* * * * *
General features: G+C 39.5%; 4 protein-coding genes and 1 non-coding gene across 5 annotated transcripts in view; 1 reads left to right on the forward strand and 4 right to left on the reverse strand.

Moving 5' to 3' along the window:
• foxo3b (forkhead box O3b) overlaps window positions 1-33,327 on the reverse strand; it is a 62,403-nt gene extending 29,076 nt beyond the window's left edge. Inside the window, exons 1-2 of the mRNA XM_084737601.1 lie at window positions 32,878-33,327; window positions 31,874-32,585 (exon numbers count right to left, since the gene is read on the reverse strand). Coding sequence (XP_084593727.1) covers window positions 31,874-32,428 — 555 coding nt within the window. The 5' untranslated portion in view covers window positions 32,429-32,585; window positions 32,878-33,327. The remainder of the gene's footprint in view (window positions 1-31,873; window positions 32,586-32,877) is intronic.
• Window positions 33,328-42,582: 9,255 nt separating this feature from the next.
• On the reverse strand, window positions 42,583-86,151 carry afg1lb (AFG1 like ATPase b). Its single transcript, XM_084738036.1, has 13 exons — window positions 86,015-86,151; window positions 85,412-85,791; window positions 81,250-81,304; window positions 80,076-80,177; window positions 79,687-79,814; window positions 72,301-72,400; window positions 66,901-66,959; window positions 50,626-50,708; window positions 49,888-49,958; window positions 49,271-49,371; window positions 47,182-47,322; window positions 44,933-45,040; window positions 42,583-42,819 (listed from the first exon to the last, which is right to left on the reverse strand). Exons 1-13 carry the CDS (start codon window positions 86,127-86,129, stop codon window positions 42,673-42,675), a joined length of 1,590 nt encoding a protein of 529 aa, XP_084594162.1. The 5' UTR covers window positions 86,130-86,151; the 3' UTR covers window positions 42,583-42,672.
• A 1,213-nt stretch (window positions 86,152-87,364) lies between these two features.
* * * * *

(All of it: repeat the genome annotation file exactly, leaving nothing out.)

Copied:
General features: G+C 39.5%; 4 protein-coding genes and 1 non-coding gene across 5 annotated transcripts in view; 1 reads left to right on the forward strand and 4 right to left on the reverse strand.

Moving 5' to 3' along the window:
• foxo3b (forkhead box O3b) overlaps window positions 1-33,327 on the reverse strand; it is a 62,403-nt gene extending 29,076 nt beyond the window's left edge. Inside the window, exons 1-2 of the mRNA XM_084737601.1 lie at window positions 32,878-33,327; window positions 31,874-32,585 (exon numbers count right to left, since the gene is read on the reverse strand). Coding sequence (XP_084593727.1) covers window positions 31,874-32,428 — 555 coding nt within the window. The 5' untranslated portion in view covers window positions 32,429-32,585; window positions 32,878-33,327. The remainder of the gene's footprint in view (window positions 1-31,873; window positions 32,586-32,877) is intronic.
• Window positions 33,328-42,582: 9,255 nt separating this feature from the next.
• On the reverse strand, window positions 42,583-86,151 carry afg1lb (AFG1 like ATPase b). Its single transcript, XM_084738036.1, has 13 exons — window positions 86,015-86,151; window positions 85,412-85,791; window positions 81,250-81,304; window positions 80,076-80,177; window positions 79,687-79,814; window positions 72,301-72,400; window positions 66,901-66,959; window positions 50,626-50,708; window positions 49,888-49,958; window positions 49,271-49,371; window positions 47,182-47,322; window positions 44,933-45,040; window positions 42,583-42,819 (listed from the first exon to the last, which is right to left on the reverse strand). Exons 1-13 carry the CDS (start codon window positions 86,127-86,129, stop codon window positions 42,673-42,675), a joined length of 1,590 nt encoding a protein of 529 aa, XP_084594162.1. The 5' UTR covers window positions 86,130-86,151; the 3' UTR covers window positions 42,583-42,672.
• A 1,213-nt stretch (window positions 86,152-87,364) lies between these two features.